Changes occur with chronic cervical pain

Original Editor - Mostafa Shahien

Top Contributors - Mostafa Shahien and Oyemi Sillo  

Introduction[edit | edit source]

Cervical pain is one of the most common complaints by patients presenting to physiotherapy clinics. It disturbs the overall function and quality of life for most patients. It may occur because many different reasons and with many different forms so a good understanding of the possible presentation, changes that occur with chronic pain, and the best treatment modalities is essential.

Changes That Occur With Chronic Cervical Pain.[edit | edit source]

  1. Pain Centralization - Reduced pain threshold is one of the findings that researchers have found in patients with chronic neck pain[1]. The decrease in pain threshold is recorded both locally and distally in upper and lower limbs, suggesting that central changes occur with chronic cervical pain.
  2. Proprioceptive changes - Patients with chronic cervical disorders show deficit in the proprioceptive input, which affects postural stability[2]
  3. Neuromuscular dysfunction - Research has shown that patients with chronic cervical pain exhibit up to 90% deficit in cervical spine muscle strength[3].
    • Deep neck flexors have reduced EMG activity and delayed activation when performing arm movements, so the feedforward mechanism is disturbed[4]
    • Neck flexor muscles (SCM and anterior scalene) have shown side-specific weakness in unilateral cervical pain.[5]

Assessment[edit | edit source]

Assessment of chronic cervical pain should focus on different areas:

  • Postural assessment - observed from three different positions:
  1. Posterior: shoulder appears elevated (due to tightness of the upper trapezius and levator scapulae muscles).
  2. Lateral: appearance of a forward head posture.
  3. Anterior: cord like appearance at SCM.
  • Balance assessment - patients with chronic neck pain typically present with impaired postural stability.
  • Gait assessment - in extreme cases of cervical dysfunction, the gait pattern may be changed.
  • Flexibility and muscle strength assessment

Physical therapy treatment[edit | edit source]

The main aims of physical therapy treatment are to restore the balance between the muscles by stretching the tight muscles and strengthening the weak ones, as well as to improve proprioception. Some physical therapy treatments are:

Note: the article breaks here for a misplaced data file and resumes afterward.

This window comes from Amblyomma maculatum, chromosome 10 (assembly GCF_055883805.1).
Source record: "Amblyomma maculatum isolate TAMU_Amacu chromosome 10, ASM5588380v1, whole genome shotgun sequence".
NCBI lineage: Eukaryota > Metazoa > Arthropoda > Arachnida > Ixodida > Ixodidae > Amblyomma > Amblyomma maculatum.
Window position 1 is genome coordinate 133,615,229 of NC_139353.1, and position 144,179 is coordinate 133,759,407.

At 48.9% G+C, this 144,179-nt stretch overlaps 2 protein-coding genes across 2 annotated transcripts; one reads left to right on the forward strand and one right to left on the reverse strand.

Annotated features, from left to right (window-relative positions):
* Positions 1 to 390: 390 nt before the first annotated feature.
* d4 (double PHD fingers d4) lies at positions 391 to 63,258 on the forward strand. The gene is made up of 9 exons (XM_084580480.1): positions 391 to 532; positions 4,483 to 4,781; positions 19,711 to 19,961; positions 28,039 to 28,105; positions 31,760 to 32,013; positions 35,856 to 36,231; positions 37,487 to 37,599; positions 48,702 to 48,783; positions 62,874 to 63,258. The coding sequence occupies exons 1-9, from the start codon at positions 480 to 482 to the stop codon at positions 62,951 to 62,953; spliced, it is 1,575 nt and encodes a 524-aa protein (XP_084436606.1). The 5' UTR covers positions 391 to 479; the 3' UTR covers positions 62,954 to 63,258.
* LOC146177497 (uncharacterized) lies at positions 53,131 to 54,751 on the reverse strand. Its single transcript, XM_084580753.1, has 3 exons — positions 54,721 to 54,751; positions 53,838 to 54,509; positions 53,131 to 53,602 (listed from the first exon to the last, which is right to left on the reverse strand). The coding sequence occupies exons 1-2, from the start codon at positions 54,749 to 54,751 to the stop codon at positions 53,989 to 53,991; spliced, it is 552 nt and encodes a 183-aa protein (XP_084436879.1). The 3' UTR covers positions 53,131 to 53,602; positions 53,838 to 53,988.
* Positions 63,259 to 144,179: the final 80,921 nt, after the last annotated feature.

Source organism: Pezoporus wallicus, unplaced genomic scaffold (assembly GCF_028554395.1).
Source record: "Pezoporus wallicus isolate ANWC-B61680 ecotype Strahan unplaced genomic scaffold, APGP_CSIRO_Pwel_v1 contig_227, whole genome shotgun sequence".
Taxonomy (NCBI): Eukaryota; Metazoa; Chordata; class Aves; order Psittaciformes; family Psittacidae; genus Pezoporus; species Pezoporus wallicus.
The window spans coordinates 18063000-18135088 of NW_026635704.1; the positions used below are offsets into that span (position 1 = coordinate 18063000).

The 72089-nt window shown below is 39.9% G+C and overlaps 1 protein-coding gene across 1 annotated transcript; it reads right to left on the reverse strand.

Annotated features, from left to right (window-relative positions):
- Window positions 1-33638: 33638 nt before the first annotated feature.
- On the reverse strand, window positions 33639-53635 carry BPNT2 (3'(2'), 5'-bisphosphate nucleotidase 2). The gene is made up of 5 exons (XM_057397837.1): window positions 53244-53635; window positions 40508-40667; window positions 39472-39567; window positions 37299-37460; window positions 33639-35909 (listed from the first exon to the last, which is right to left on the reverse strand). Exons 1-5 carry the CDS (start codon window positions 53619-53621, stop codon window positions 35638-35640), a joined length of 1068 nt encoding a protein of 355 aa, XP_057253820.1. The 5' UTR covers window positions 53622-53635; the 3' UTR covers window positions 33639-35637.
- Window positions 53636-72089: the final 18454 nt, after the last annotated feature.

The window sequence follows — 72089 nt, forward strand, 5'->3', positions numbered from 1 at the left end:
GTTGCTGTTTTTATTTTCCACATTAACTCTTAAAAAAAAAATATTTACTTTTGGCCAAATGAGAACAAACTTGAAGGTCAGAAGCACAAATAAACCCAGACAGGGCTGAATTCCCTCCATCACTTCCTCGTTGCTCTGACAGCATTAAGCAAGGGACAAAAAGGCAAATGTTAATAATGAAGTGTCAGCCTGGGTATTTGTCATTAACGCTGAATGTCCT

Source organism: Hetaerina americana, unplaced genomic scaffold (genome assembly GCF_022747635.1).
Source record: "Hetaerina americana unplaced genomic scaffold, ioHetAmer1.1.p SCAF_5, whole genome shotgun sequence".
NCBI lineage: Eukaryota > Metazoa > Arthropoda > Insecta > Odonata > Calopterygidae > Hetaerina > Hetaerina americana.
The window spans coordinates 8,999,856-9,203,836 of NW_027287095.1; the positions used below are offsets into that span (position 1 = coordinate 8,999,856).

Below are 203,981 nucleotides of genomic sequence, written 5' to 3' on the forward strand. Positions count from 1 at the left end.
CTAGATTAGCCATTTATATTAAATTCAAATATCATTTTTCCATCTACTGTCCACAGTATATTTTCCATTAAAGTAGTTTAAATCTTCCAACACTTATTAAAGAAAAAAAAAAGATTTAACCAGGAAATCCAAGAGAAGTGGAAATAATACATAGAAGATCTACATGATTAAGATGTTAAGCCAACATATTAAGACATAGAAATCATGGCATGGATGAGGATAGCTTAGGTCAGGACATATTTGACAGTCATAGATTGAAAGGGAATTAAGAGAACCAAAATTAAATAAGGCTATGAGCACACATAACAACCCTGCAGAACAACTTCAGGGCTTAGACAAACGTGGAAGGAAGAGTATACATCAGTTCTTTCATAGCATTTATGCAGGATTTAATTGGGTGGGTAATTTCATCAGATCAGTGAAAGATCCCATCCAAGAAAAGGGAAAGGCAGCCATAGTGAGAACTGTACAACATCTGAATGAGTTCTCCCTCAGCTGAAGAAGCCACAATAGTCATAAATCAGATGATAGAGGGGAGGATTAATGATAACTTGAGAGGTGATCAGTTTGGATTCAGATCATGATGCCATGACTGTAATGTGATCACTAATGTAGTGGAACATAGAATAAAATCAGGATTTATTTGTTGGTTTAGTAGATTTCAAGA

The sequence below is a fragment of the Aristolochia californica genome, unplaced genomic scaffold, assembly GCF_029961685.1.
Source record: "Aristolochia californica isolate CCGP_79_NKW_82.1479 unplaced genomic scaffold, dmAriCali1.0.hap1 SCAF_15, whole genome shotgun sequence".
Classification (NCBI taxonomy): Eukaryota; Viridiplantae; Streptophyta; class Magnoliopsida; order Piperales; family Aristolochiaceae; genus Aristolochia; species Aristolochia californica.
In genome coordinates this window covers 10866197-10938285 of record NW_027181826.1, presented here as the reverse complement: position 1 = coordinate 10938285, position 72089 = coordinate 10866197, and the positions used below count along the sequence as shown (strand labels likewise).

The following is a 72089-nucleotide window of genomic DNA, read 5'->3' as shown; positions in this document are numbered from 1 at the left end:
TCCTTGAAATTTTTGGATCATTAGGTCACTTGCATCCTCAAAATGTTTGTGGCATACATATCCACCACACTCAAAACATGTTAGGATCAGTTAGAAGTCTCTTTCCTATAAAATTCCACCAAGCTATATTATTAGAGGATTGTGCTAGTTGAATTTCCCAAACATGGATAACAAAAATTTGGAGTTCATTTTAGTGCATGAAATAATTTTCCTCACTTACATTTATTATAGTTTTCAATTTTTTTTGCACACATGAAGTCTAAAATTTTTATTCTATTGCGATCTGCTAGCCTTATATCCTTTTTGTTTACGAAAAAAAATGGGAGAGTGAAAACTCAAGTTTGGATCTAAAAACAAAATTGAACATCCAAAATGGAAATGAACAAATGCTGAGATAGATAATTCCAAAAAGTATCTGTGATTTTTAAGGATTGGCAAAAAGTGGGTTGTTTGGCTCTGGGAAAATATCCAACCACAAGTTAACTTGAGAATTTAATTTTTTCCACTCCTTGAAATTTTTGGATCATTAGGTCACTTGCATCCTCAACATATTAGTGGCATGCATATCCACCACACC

• Stretching for tight muscles

The most common tight muscles:

Upper trapezius

Sternocleidomastoid muscle (SCM)

Stretching alone is not sufficient to treat patients with chronic cervical pain, you should also work on deep neck flexor stabilization protocol as it is very important step in the rehabilitation program.

  • Proprioceptive exercises.

As stated above, patients with chronic neck pain show deficit in proprioception which affects postural stability. Exercises that involve head and eye movements are thought to improve proprioception, as the vestibular, visual and proprioceptive systems are linked together[8] [9].

You may also look at Sensorimotor Impairment in Neck Pain to see the proprioceptive exercises.

References[edit | edit source]

  1. Sterling M, Treleaven J, Edwards S, Jull G. Pressure pain thresholds in chronic whiplash associated disorder: further evidence of altered central pain processing. Journal of Musculoskeletal Pain. 2002 Jan 1;10(3):69-81.
  2. Malmström EM, Fransson PA, Bruinen TJ, Facic S, Tjernström F. Disturbed cervical proprioception affects perception of spatial orientation while in motion. Experimental brain research. 2017 Sep 1;235(9):2755-66.
  3. Prushansky T, Gepstein R, Gordon C, Dvir Z. Cervical muscles weakness in chronic whiplash patients. Clinical Biomechanics. 2005 Oct 1;20(8):794-8.
  4. Falla D, Jull G, Hodges PW. Feedforward activity of the cervical flexor muscles during voluntary arm movements is delayed in chronic neck pain. Experimental brain research. 2004 Jul 1;157(1):43-8.
  5. Falla D, Jull G, Rainoldi A, Merletti R. Neck flexor muscle fatigue is side specific in patients with unilateral neck pain. European Journal of Pain. 2004 Feb;8(1):71-7.
  8. Revel M, Minguet M, Gergoy P, Vaillant J, Manuel JL. Changes in cervicocephalic kinesthesia after a proprioceptive rehabilitation program in patients with neck pain: a randomized controlled study. Archives of physical medicine and rehabilitation. 1994 Aug 1;75(8):895-9.
  9. Jull G, Falla D, Treleaven J, Hodges P, Vicenzino B. Retraining cervical joint position sense: the effect of two exercise regimes. Journal of Orthopaedic Research. 2007 Mar;25(3):404-12.